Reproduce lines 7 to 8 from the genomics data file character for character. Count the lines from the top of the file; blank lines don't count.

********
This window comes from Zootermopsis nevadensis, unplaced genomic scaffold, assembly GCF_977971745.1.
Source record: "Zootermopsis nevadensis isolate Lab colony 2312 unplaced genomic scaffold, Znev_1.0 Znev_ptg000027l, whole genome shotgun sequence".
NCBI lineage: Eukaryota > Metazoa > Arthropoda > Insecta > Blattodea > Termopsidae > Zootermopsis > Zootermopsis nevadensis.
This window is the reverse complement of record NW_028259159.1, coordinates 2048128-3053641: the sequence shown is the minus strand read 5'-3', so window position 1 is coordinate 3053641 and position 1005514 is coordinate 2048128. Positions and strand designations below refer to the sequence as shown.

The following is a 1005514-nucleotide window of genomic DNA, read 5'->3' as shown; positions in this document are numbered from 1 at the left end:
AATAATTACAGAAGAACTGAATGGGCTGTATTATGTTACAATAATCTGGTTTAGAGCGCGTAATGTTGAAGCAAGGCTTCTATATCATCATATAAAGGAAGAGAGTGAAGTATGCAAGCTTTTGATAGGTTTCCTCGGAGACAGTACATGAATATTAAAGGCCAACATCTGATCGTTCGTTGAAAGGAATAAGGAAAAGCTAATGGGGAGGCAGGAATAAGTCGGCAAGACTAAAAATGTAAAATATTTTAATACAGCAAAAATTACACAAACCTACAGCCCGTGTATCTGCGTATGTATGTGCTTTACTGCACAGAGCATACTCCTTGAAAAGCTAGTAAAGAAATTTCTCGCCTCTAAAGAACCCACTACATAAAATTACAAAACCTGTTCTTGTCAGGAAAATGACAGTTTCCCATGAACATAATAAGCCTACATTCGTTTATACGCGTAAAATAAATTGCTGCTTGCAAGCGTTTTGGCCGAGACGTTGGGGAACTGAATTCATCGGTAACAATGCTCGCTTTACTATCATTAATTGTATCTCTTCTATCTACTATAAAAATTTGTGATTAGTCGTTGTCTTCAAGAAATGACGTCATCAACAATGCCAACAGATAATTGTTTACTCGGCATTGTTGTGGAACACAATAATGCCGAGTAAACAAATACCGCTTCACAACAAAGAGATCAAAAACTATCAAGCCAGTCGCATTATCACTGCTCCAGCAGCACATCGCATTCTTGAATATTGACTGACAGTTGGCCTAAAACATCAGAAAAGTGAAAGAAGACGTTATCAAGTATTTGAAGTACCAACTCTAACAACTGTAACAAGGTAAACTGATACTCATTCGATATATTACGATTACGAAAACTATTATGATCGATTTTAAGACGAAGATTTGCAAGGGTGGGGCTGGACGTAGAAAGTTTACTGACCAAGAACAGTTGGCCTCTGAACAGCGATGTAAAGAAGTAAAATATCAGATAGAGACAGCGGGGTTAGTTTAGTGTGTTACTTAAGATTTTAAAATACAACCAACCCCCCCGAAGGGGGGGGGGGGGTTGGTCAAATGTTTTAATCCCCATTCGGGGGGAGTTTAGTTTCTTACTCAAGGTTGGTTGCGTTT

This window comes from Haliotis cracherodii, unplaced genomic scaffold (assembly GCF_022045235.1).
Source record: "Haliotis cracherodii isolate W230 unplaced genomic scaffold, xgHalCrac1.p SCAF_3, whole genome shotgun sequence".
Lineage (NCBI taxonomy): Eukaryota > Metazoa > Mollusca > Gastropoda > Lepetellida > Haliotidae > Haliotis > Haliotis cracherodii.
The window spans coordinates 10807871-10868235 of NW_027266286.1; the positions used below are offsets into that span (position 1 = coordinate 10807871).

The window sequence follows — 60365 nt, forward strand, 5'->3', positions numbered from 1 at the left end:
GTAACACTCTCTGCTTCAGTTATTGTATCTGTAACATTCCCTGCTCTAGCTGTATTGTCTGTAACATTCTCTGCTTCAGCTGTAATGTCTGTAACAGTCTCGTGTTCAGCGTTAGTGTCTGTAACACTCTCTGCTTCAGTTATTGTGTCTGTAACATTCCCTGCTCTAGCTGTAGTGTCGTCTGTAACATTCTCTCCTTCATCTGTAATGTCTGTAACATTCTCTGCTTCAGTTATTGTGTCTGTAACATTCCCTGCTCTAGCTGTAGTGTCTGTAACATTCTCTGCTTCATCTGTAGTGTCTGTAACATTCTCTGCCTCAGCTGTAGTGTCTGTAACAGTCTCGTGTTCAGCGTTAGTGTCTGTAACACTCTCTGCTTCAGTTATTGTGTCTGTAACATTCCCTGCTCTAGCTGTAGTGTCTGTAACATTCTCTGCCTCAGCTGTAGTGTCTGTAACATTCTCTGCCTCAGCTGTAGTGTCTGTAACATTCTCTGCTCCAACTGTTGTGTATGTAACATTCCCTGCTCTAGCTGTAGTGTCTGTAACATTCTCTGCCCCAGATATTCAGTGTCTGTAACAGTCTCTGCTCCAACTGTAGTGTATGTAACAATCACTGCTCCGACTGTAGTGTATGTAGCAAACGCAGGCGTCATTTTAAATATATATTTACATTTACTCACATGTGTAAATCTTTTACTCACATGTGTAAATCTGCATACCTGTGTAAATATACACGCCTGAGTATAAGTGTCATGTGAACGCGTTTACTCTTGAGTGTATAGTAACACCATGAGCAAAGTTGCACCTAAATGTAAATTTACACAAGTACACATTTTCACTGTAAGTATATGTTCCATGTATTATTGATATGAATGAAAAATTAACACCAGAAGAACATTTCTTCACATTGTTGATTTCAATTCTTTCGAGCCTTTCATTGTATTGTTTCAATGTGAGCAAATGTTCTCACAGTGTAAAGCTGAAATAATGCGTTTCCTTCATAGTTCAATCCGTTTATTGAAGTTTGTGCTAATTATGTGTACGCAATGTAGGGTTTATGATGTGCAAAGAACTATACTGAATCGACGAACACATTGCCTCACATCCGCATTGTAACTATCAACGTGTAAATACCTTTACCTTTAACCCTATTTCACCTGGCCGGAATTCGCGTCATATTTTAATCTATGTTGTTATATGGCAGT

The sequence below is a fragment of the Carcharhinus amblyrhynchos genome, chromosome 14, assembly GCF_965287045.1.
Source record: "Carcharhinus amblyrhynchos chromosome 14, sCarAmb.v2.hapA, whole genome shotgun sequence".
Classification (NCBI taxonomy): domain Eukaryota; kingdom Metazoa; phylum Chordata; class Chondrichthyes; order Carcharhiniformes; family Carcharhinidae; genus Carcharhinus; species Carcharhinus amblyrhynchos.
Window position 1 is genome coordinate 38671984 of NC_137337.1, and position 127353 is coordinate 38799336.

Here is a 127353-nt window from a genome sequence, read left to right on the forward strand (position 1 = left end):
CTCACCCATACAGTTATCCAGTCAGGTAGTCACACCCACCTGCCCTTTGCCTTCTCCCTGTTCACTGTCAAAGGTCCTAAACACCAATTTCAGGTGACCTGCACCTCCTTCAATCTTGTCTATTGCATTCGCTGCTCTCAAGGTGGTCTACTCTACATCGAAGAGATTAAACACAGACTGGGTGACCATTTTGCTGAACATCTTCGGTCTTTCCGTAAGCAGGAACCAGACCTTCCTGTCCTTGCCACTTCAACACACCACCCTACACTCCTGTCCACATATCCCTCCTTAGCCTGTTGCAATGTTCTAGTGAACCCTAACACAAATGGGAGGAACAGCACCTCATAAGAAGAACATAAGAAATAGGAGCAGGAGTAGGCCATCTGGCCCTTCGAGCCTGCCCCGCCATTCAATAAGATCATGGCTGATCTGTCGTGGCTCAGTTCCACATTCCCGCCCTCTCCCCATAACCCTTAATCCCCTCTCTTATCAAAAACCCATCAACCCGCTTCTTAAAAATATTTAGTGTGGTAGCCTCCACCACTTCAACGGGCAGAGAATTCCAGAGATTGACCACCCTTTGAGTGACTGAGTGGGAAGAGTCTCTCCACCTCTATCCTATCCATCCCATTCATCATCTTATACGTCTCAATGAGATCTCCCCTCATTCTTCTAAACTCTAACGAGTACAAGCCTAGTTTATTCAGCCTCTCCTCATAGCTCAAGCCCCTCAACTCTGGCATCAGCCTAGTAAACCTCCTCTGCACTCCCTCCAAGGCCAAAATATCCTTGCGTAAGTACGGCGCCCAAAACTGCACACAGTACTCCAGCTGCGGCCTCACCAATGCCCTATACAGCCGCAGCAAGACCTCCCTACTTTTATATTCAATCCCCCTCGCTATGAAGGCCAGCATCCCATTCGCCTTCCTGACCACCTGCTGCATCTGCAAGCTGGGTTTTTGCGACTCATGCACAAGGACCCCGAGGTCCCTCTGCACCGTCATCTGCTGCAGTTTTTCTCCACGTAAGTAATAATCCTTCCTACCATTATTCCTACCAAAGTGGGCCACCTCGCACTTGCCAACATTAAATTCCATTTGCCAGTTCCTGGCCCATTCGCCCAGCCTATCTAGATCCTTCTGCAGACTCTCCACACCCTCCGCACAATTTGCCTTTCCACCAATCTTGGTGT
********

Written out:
This window comes from Haliotis cracherodii, unplaced genomic scaffold (assembly GCF_022045235.1).
Source record: "Haliotis cracherodii isolate W230 unplaced genomic scaffold, xgHalCrac1.p SCAF_3, whole genome shotgun sequence".